The Brahmin lady who was survived by Śrīpāda passes away and born with intellect, beauty, character and with good signs and with good virtues in the northern direction of Kuravapur (i.e. in modern Kārañjā). She is known as Ambā. (lit. the mother) as H.H. Śrīpāda had addressed her as the mother.[4] Her father meets a Brahmin of the same city named Mādhava, a Śiva devotee and gives her to him in marriage. She observes the vow of chastity and because of her previous impressions she worships Lord Śiva. The mutual love and the binding of heart make them joyous. Living thus Ambā conceives (a child). The Brahmin performs the rite of conceiving in its proper order. At the auspicious time He takes birth reciting the sacred syllable ‘Om.’ The World become well wishing and the people are wonderstruck on hearing the sound of the sacred syllable Om. The astrologers calculating the planets unseen before indicating renunciation become happy.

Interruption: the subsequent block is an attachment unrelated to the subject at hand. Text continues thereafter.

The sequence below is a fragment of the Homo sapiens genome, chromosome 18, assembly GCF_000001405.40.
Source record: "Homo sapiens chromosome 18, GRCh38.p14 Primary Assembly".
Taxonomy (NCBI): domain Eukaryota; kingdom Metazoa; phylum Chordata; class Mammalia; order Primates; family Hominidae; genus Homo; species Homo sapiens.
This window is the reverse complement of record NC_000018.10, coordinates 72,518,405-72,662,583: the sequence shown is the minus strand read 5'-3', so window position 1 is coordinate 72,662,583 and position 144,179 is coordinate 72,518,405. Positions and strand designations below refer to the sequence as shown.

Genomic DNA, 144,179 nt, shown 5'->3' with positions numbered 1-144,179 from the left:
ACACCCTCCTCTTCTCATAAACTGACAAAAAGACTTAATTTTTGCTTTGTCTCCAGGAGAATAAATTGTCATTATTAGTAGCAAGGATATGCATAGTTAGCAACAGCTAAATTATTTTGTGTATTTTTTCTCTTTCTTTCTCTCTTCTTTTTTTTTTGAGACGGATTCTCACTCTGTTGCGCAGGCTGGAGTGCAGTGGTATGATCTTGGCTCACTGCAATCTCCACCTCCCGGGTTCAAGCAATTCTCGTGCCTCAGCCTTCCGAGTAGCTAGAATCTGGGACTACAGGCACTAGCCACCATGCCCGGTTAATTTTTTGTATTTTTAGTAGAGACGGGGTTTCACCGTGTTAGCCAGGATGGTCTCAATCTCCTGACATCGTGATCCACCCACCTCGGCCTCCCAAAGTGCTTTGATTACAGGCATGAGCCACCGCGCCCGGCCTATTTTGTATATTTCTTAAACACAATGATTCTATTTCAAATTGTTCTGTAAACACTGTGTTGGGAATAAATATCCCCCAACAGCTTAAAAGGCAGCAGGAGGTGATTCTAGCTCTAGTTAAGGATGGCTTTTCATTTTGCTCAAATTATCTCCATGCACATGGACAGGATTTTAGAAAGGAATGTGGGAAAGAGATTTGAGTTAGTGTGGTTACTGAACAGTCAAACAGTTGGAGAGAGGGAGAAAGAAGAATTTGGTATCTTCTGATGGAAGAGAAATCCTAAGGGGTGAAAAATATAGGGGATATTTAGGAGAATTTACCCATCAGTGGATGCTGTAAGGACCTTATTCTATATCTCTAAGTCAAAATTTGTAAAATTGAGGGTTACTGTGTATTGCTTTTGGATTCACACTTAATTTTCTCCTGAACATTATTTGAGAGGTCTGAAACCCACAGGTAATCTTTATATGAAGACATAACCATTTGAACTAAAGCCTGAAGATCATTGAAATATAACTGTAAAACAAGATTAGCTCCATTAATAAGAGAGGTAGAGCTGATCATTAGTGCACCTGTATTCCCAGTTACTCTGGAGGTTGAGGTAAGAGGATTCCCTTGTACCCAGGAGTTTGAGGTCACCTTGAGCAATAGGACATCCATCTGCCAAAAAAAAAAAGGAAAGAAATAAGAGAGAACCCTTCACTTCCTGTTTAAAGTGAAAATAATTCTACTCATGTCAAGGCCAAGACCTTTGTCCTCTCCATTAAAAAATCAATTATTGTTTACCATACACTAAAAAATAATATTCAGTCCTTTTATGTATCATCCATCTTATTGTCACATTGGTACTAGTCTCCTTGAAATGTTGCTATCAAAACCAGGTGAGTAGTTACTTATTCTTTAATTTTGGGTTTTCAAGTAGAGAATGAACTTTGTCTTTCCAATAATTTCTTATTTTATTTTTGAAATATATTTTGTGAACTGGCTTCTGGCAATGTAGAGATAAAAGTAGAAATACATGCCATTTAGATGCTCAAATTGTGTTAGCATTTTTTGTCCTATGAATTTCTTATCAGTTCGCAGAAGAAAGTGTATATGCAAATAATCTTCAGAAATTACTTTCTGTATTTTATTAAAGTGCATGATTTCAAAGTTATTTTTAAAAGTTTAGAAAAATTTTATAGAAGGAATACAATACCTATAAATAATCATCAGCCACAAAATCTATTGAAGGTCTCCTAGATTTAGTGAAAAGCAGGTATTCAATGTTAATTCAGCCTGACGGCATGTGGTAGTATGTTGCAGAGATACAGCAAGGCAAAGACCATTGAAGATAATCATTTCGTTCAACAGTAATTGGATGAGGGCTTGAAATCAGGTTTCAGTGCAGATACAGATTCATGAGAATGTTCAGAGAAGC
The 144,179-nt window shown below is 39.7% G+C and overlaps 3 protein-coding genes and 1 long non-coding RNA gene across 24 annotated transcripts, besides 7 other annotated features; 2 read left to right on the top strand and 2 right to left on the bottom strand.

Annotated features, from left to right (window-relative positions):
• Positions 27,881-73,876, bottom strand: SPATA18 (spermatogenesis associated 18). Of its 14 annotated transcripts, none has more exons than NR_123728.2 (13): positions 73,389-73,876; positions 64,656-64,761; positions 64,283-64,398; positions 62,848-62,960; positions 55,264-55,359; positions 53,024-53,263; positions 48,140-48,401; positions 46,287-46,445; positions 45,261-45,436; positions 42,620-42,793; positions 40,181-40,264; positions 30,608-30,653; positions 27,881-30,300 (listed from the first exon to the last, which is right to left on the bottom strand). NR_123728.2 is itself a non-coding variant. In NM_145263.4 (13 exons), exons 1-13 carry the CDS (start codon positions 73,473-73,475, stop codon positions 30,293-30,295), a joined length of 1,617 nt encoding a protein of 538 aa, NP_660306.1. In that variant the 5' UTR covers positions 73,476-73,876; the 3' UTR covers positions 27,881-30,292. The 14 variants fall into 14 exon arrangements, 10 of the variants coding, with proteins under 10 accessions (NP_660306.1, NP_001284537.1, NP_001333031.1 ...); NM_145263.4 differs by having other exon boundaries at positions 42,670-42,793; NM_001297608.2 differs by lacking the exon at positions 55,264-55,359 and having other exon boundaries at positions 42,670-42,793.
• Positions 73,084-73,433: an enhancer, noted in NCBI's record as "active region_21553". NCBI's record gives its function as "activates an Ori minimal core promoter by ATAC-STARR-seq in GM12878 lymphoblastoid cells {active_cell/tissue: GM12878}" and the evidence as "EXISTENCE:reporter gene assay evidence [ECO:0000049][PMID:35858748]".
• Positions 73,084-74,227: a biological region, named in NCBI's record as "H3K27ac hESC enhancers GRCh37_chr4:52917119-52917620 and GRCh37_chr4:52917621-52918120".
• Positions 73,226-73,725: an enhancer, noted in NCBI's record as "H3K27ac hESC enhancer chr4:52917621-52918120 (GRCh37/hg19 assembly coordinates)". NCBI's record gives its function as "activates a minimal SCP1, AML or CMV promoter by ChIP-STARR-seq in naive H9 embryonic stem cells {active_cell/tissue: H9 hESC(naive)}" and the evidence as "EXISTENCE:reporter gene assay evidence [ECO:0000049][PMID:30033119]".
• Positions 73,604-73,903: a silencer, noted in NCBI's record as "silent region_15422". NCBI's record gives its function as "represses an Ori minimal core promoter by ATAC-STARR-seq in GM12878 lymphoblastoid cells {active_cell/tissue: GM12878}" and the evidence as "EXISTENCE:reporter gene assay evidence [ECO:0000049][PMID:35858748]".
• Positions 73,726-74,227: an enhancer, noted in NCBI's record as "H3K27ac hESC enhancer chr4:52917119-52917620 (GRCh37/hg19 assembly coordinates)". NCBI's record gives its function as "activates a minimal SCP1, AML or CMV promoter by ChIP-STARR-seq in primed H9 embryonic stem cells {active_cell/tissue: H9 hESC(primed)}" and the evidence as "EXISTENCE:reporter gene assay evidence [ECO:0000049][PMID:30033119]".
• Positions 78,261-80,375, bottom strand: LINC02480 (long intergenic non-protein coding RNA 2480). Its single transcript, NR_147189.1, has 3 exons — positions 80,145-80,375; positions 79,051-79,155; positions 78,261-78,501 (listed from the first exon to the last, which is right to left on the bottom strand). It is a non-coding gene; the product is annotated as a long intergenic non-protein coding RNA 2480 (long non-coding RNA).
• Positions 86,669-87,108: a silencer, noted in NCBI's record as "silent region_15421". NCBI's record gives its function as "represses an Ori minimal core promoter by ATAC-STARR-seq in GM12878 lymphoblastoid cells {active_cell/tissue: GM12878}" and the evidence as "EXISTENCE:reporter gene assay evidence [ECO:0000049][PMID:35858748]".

The astrologers say this is the fruit of Mādhava’s merits. Wealth, attainments, and the treasures will follow his footsteps. He will not be a house holder, but a man uplifting others. There is no doubt about it. The astrologers go home. The people hearing about His Miraculous birth come to see him. The father places him in a solitary place and protects the child with the thread of protection thinking the Lord as a normal child. The Brahmin names the child to be Narahari thinks Him the remover of the sins, agony and the poverty of the people. When the mother asks for a foster mother as she is not getting milk, the child touches her breast and they give milk. She being afraid of the evil sight (of others) on the child does not express such and other miracles. The ignorant cannot understand Him, how can one able to think about His Brahman-hood.